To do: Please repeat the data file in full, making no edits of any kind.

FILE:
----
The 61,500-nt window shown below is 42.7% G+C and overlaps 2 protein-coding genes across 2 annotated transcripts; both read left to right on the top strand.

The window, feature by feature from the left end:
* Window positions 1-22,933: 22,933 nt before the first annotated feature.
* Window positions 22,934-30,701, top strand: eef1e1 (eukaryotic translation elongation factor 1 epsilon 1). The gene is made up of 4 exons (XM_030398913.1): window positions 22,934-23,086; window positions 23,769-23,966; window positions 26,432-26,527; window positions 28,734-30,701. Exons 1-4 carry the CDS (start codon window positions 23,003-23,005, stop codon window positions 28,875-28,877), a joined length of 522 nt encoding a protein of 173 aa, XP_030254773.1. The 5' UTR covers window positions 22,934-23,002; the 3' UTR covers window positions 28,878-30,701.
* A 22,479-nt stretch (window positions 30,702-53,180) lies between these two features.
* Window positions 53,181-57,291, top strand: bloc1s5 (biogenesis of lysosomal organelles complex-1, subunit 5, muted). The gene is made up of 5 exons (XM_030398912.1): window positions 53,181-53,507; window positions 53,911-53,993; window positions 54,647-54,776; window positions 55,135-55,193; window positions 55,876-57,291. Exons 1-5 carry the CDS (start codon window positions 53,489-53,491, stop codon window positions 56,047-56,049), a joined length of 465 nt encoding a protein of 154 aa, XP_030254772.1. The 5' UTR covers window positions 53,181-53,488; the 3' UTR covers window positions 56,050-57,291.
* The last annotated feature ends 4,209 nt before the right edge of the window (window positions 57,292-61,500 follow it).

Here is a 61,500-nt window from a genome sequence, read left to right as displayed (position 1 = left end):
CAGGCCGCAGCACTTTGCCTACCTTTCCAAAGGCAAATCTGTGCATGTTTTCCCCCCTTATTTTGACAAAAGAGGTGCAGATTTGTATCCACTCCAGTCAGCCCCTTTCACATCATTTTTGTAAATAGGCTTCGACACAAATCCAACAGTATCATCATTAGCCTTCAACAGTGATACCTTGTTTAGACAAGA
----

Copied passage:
The 61,500-nt window shown below is 42.7% G+C and overlaps 2 protein-coding genes across 2 annotated transcripts; both read left to right on the top strand.

The window, feature by feature from the left end:
* Window positions 1-22,933: 22,933 nt before the first annotated feature.
* Window positions 22,934-30,701, top strand: eef1e1 (eukaryotic translation elongation factor 1 epsilon 1). The gene is made up of 4 exons (XM_030398913.1): window positions 22,934-23,086; window positions 23,769-23,966; window positions 26,432-26,527; window positions 28,734-30,701. Exons 1-4 carry the CDS (start codon window positions 23,003-23,005, stop codon window positions 28,875-28,877), a joined length of 522 nt encoding a protein of 173 aa, XP_030254773.1. The 5' UTR covers window positions 22,934-23,002; the 3' UTR covers window positions 28,878-30,701.
* A 22,479-nt stretch (window positions 30,702-53,180) lies between these two features.
* Window positions 53,181-57,291, top strand: bloc1s5 (biogenesis of lysosomal organelles complex-1, subunit 5, muted). The gene is made up of 5 exons (XM_030398912.1): window positions 53,181-53,507; window positions 53,911-53,993; window positions 54,647-54,776; window positions 55,135-55,193; window positions 55,876-57,291. Exons 1-5 carry the CDS (start codon window positions 53,489-53,491, stop codon window positions 56,047-56,049), a joined length of 465 nt encoding a protein of 154 aa, XP_030254772.1. The 5' UTR covers window positions 53,181-53,488; the 3' UTR covers window positions 56,050-57,291.
* The last annotated feature ends 4,209 nt before the right edge of the window (window positions 57,292-61,500 follow it).

Here is a 61,500-nt window from a genome sequence, read left to right as displayed (position 1 = left end):
CAGGCCGCAGCACTTTGCCTACCTTTCCAAAGGCAAATCTGTGCATGTTTTCCCCCCTTATTTTGACAAAAGAGGTGCAGATTTGTATCCACTCCAGTCAGCCCCTTTCACATCATTTTTGTAAATAGGCTTCGACACAAATCCAACAGTATCATCATTAGCCTTCAACAGTGATACCTTGTTTAGACAAGA